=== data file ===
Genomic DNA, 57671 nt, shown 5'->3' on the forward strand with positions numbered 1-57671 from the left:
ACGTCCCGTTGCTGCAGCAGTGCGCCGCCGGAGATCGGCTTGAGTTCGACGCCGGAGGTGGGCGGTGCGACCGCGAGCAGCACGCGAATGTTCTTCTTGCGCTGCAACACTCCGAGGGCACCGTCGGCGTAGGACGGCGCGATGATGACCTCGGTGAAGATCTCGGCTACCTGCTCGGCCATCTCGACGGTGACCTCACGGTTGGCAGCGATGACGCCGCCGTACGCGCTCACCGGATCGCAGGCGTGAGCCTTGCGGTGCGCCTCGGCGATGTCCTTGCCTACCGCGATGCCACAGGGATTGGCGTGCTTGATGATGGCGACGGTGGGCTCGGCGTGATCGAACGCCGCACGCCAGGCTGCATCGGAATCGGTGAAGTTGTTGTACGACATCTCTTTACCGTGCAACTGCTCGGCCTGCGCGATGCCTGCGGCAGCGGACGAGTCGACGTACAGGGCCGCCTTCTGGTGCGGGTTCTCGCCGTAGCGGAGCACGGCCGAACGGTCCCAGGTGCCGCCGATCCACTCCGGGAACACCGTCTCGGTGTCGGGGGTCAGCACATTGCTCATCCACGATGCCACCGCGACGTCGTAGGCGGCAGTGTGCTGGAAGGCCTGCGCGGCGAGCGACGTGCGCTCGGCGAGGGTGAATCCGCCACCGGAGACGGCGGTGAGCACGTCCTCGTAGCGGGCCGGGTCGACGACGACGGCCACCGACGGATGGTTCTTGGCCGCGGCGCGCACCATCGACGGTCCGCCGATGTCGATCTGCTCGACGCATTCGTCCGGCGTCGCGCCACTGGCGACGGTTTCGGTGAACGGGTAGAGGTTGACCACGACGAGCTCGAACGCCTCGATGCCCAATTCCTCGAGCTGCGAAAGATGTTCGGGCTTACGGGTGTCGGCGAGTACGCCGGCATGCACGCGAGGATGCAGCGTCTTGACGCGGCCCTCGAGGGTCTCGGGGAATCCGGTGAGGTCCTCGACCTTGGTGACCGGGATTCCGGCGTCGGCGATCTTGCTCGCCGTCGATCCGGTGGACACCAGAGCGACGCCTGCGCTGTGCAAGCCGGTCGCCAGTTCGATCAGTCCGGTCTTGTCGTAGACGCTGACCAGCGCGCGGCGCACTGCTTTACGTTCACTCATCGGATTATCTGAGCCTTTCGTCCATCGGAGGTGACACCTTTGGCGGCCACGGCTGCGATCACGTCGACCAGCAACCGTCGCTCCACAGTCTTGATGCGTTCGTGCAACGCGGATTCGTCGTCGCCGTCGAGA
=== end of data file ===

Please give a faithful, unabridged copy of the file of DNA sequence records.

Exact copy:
Genomic DNA, 57671 nt, shown 5'->3' on the forward strand with positions numbered 1-57671 from the left:
ACGTCCCGTTGCTGCAGCAGTGCGCCGCCGGAGATCGGCTTGAGTTCGACGCCGGAGGTGGGCGGTGCGACCGCGAGCAGCACGCGAATGTTCTTCTTGCGCTGCAACACTCCGAGGGCACCGTCGGCGTAGGACGGCGCGATGATGACCTCGGTGAAGATCTCGGCTACCTGCTCGGCCATCTCGACGGTGACCTCACGGTTGGCAGCGATGACGCCGCCGTACGCGCTCACCGGATCGCAGGCGTGAGCCTTGCGGTGCGCCTCGGCGATGTCCTTGCCTACCGCGATGCCACAGGGATTGGCGTGCTTGATGATGGCGACGGTGGGCTCGGCGTGATCGAACGCCGCACGCCAGGCTGCATCGGAATCGGTGAAGTTGTTGTACGACATCTCTTTACCGTGCAACTGCTCGGCCTGCGCGATGCCTGCGGCAGCGGACGAGTCGACGTACAGGGCCGCCTTCTGGTGCGGGTTCTCGCCGTAGCGGAGCACGGCCGAACGGTCCCAGGTGCCGCCGATCCACTCCGGGAACACCGTCTCGGTGTCGGGGGTCAGCACATTGCTCATCCACGATGCCACCGCGACGTCGTAGGCGGCAGTGTGCTGGAAGGCCTGCGCGGCGAGCGACGTGCGCTCGGCGAGGGTGAATCCGCCACCGGAGACGGCGGTGAGCACGTCCTCGTAGCGGGCCGGGTCGACGACGACGGCCACCGACGGATGGTTCTTGGCCGCGGCGCGCACCATCGACGGTCCGCCGATGTCGATCTGCTCGACGCATTCGTCCGGCGTCGCGCCACTGGCGACGGTTTCGGTGAACGGGTAGAGGTTGACCACGACGAGCTCGAACGCCTCGATGCCCAATTCCTCGAGCTGCGAAAGATGTTCGGGCTTACGGGTGTCGGCGAGTACGCCGGCATGCACGCGAGGATGCAGCGTCTTGACGCGGCCCTCGAGGGTCTCGGGGAATCCGGTGAGGTCCTCGACCTTGGTGACCGGGATTCCGGCGTCGGCGATCTTGCTCGCCGTCGATCCGGTGGACACCAGAGCGACGCCTGCGCTGTGCAAGCCGGTCGCCAGTTCGATCAGTCCGGTCTTGTCGTAGACGCTGACCAGCGCGCGGCGCACTGCTTTACGTTCACTCATCGGATTATCTGAGCCTTTCGTCCATCGGAGGTGACACCTTTGGCGGCCACGGCTGCGATCACGTCGACCAGCAACCGTCGCTCCACAGTCTTGATGCGTTCGTGCAACGCGGATTCGTCGTCGCCGTCGAGA